Experts in detecting audio and video fakes say there is overwhelming evidence that the recording of a Baltimore County principal making racist and antisemitic comments is AI-generated.

The two experts — the director of a university media forensics lab and the CEO of an artificial intelligence detection firm that has worked with companies like Visa and Microsoft — say the audio has the hallmarks of a fake.

The audio circulated on social media in January, purporting to be of Pikesville High School principal Eric Eiswert making derogatory comments about students and staff. In the clip, the speaker refers to “ungrateful Black kids who can’t test their way out of a paper bag.” Outrage swirled and prompted a Baltimore County Public Schools investigation that has dragged on for nearly two months with no news on its outcome.

Eiswert has always maintained the audio was fake. Known as deepfakes, audio and video created using artificial intelligence have been used to spread misinformation about public figures like President Biden, but the use of the technology to harm the reputation of a local figure, like a school principal, is unusual.

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Eiswert, speaking out for the first time since the audio was released, told The Banner the audio was created to damage his career.

“I did not make this statement, and these thoughts are not what I believe in as both an educator and a person,” he said of the offensive audio, in a written statement.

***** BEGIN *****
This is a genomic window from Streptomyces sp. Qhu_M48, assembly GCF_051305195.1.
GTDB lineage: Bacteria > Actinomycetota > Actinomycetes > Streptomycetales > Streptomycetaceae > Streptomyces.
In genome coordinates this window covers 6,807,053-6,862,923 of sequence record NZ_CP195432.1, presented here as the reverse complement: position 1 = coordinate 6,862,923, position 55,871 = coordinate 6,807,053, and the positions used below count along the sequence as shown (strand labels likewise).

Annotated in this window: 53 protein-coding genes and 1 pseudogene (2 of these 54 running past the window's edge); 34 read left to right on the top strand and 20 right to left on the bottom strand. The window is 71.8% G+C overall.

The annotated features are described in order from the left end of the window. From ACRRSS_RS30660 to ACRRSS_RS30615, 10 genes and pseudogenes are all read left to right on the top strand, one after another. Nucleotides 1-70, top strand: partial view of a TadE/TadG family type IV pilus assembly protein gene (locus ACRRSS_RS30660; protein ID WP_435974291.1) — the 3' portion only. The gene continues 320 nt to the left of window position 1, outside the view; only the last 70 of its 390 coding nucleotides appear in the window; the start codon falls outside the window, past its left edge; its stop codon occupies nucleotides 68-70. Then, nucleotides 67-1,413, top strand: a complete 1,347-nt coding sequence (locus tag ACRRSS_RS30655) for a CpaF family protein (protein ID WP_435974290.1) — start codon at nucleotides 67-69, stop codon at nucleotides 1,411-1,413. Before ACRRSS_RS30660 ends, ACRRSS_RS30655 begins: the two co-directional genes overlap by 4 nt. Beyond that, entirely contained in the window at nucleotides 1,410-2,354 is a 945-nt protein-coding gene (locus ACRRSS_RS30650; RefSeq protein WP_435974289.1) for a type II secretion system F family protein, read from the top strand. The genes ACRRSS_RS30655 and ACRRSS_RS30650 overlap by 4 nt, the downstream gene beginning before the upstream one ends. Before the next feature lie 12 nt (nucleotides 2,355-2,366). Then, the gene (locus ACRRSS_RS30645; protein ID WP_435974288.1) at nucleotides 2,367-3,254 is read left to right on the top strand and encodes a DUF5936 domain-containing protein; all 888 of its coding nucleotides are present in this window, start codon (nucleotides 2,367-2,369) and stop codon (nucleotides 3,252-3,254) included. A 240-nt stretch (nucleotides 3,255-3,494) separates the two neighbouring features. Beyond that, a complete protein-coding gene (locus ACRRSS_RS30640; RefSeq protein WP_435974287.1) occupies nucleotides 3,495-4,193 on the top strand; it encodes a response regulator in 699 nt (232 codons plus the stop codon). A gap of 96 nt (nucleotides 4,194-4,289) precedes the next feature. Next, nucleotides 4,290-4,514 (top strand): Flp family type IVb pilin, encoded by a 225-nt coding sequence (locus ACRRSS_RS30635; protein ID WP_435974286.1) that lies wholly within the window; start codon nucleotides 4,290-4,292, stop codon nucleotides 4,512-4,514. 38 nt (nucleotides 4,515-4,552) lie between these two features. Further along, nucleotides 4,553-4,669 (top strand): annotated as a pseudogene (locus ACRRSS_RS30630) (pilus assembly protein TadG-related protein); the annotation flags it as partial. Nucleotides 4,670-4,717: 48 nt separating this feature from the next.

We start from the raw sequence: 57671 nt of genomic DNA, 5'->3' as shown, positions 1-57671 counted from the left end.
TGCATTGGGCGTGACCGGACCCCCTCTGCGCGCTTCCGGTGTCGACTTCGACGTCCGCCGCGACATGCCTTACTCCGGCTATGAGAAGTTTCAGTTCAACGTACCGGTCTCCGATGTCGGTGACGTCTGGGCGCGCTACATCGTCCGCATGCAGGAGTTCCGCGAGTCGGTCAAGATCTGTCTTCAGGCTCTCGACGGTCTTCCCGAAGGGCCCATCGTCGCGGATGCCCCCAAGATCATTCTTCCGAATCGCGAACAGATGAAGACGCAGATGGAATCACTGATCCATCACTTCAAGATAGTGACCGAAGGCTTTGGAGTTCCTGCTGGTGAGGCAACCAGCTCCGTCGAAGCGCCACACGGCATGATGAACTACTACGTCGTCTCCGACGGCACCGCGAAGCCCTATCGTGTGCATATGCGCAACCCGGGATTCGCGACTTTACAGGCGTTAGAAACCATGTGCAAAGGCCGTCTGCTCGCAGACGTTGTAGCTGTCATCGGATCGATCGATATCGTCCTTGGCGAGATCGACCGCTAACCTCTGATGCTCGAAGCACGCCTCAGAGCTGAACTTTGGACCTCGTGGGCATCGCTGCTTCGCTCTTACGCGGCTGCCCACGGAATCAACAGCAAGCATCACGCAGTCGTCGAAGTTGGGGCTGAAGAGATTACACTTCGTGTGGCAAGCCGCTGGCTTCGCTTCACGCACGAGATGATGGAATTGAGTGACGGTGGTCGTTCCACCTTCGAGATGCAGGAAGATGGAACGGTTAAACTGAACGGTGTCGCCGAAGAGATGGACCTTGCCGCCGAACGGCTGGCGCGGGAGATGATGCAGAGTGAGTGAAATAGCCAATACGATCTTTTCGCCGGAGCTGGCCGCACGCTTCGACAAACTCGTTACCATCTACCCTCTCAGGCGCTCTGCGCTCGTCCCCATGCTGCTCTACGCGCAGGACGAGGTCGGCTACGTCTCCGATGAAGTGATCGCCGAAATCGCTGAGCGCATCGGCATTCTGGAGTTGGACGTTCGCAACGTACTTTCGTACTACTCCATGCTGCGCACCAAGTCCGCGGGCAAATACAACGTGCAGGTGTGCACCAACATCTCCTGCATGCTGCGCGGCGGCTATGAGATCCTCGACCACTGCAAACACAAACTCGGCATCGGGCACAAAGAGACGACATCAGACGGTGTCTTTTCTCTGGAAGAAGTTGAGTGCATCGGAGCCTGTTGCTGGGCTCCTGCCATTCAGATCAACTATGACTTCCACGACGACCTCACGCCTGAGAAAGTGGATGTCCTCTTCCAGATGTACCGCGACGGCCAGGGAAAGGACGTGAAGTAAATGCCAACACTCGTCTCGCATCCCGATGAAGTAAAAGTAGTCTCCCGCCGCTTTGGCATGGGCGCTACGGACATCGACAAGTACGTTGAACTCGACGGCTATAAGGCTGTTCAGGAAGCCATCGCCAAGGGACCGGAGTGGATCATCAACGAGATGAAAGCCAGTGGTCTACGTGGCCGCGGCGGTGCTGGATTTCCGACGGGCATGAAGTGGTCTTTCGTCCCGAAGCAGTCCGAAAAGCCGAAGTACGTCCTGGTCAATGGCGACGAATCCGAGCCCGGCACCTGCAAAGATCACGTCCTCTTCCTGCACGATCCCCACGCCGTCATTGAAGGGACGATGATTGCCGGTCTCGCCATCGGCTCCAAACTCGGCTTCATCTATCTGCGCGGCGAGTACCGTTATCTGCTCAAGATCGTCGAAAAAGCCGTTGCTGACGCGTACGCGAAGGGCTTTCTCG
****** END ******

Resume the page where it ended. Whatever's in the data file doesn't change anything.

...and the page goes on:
A spokesperson said Baltimore County Public Schools will not comment on the investigation since it is still ongoing. The school system will notify the public once the investigation is complete.

Audio has ‘hallmarks’ of AI

Siwei Lyu, director of a media forensics lab at the University at Buffalo, said the audio is not particularly sophisticated. Lyu has developed technologies at the State University of New York for spotting audio and images created using artificial intelligence.

This audio is “not a challenging case for the algorithms. I believe someone just made this using an AI voice generator,” Lyu said, adding that he doesn’t believe the person who made it put a lot of effort into the task. Online voice generator tools, like one from Eleven Labs, are available to anyone and advertise their ability to instantly create audio that’s indistinguishable from human speech.

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There is, however, clear evidence the audio was manipulated, Lyu said.

“There is some signs of editing, like putting different pieces together,” he said. “This has the sound features of AI generation. The tone is a little flat.”

AI-generated voices tend to have unusually clean background sounds, or a lack of consistent breathing sounds or pauses, Lyu said.

In recent months, universities and companies have been using artificial intelligence to create methods of detecting deepfakes in ways the human ear can’t. Their methods have been getting better with time. Lyu has created the DeepFake-o-meter platform, for example.